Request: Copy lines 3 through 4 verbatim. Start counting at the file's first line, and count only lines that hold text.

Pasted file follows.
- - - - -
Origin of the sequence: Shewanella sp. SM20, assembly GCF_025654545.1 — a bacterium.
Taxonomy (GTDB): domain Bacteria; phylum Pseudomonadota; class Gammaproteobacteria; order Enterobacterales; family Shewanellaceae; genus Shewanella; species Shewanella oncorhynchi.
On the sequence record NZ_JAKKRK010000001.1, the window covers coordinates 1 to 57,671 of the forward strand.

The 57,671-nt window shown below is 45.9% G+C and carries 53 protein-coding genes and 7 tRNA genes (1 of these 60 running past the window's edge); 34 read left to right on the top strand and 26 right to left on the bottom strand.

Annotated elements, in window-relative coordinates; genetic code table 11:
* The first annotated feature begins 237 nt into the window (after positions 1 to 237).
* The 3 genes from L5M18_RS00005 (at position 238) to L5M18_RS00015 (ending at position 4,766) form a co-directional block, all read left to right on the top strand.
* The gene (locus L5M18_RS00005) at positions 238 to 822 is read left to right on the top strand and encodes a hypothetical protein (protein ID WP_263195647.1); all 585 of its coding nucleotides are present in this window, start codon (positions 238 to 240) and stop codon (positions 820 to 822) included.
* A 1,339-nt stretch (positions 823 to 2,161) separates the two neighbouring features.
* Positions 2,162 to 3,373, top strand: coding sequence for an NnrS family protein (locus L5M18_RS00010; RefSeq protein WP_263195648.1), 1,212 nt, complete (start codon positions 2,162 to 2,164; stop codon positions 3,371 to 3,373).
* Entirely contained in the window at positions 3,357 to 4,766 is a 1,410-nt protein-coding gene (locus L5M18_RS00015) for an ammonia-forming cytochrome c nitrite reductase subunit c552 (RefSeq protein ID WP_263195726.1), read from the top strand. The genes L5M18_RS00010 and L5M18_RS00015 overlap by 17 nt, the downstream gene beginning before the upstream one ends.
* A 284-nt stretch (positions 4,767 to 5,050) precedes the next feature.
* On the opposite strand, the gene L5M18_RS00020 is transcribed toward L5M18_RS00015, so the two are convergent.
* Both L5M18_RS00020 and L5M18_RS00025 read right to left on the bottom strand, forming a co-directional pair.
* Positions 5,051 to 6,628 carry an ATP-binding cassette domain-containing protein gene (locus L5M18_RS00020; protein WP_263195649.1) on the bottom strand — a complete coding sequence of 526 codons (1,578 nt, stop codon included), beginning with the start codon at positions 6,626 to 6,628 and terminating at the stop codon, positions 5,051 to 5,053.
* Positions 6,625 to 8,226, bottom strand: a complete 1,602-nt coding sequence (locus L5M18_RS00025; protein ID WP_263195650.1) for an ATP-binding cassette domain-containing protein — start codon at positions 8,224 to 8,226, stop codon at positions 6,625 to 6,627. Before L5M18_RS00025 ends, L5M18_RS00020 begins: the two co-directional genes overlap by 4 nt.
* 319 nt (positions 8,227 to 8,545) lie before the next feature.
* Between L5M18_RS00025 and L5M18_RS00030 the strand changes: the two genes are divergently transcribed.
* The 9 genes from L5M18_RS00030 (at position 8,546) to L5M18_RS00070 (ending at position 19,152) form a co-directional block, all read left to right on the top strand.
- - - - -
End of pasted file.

On the sequence record NZ_JAKKRK010000001.1, the window covers coordinates 1 to 57,671 of the forward strand.

The 57,671-nt window shown below is 45.9% G+C and carries 53 protein-coding genes and 7 tRNA genes (1 of these 60 running past the window's edge); 34 read left to right on the top strand and 26 right to left on the bottom strand.